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by Isla Morley
Reviewed by Ceri Evans

Prospective readers may not choose to read a novel reviewed as harrowing, sometimes depressing, difficult to read (without a box of tissues to wipe away tears), with a protagonist who is at times drawn unsympathetically. However, for readers who are willing to cast this aside, Come Sunday is a rewarding and beautifully written book.

The main character is Abbe, a 38 year old mother, wife and journalist of South African descent. Having fled her homeland, she lives in Hawaii with her preacher husband Greg and her precocious two year old daughter Cleo. Abbe is stressed out: she and Greg have drifted apart, there is no money, the roof leaks, the neighbours are always watching, and Abbe does not feel she is a good mother.

In an effort to reignite the passion in their relationship (which Abbe feels has been 'lost over the great swell of laundry') Abbe and Greg go out on a date, leaving Cleo with family friend Teresa. On their return, the couple is rushed to hospital to discover that Cleo has sustained major brain trauma from a car crash. Cleo puts up a fight, but unfortunately dies from her injuries.

Abbe and Gregg struggle to accept the death of Cleo. However, as days turn into months, Abbe cannot and does not want to drag herself out of despair. She shows scant concern for Greg, and realises she does not love him despite his attempts to comfort her. When he arranges a memorial service to scatter Cleo's ashes on the beach, Abbe instead scatters the ashes alone in the Hawaiian rainforest. This act of selfishness results in Greg ending the marriage.

As Abbe spirals further downwards, her behaviour becomes self destructive, cruel and bitter. Abbe wallows in her grief, her despair is harrowing to read: "I am alive and she is dead. I have lived four thousand four hundred and twenty hours since she died, four thousand four hundred and twenty hours when I wanted to stay asleep, be unconscious, die."

A year after Cleo's death, Abbe's friends and brother, Rhiaan, encourage her to move on. Rhiaan tells her: "you've got to lean with all your might against the boulder of the present and wedge it loose even if means you have to watch it careen into your neatly built idea of the future". Faced with the repossession of her little house in Hawaii, Abbe and Rhiaan agree to sell the farm inherited from their grandmother in South Africa. Armed with a high offer from developers, Abbe finds courage to travel to South Africa to sign away the deeds.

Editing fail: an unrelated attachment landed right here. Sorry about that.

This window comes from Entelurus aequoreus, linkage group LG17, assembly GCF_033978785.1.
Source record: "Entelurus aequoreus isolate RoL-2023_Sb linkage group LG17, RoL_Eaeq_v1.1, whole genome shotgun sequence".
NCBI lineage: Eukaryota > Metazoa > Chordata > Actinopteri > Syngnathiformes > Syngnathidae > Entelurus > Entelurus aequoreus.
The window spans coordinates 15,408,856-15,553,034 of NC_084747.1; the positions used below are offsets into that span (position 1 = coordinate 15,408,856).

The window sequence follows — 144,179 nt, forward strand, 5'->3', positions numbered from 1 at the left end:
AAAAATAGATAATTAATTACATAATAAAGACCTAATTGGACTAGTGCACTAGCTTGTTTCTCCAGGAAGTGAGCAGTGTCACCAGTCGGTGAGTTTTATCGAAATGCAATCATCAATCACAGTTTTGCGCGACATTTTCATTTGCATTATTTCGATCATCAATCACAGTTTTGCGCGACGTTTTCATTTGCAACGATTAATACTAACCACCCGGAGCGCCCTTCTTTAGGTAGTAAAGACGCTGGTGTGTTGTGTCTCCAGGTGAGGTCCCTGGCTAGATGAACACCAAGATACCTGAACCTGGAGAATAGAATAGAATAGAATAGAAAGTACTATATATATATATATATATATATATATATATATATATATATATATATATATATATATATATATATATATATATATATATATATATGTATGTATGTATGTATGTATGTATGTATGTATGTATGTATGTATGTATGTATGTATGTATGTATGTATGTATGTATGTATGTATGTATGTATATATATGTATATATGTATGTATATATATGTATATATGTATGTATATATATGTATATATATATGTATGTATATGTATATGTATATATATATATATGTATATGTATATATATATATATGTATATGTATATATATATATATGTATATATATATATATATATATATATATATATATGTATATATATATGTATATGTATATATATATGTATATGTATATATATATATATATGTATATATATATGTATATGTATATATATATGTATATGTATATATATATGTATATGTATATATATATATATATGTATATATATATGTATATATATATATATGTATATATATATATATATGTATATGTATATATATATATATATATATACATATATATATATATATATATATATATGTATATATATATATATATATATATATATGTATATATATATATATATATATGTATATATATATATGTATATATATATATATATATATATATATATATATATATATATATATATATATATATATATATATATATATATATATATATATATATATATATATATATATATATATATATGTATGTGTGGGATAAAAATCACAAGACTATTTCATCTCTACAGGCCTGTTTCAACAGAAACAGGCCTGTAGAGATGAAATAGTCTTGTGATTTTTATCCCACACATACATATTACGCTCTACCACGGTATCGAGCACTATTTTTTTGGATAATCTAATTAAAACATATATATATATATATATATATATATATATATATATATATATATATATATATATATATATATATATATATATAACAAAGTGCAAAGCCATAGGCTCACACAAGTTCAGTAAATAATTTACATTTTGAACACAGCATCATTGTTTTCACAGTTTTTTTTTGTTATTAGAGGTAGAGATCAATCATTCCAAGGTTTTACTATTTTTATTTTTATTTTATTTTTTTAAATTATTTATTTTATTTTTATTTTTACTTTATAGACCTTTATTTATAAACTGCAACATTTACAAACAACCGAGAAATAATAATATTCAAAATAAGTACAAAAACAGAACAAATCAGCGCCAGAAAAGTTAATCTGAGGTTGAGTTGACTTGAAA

Isla Morley creates a South Africa which for Abbe is shrouded in mystery, intrigue, and bad memories of her childhood. Yet South Africa awakens the life in Abbe; before the plane lands she can feel "the beat, the pulse, the drumming of Africa... the pennywhistle calling to join the dance". Determined to sell the farm, Abbe embarks upon a trip that reminds her that she is alive and teaches her to accept the past; a Xhosa lady reminds her, 'Your past is always with you - be friends with it and it will help you find a good future'.

Ultimately, despite the heavy themes of death and grieving, Come Sunday is redeemed by the beautiful, gritty, intense, realistic writing, the fallible characters, and recognition that life is not a bed of roses. Grief is not reasonable; it is blind in its fury and requires patience, understanding and hope. Isla Morley is to be admired for creating Abbe, a character who is not always graceful, who is stressed, angry, and unpredictable, but also strong enough to carry on in the face of devastating loss. Isla Morley shows the world as it is, not through rose tinted glasses, not black or white, not all good or difficult times. The book ends in hope, as Abbe becomes able to reflect on memories and not just loss.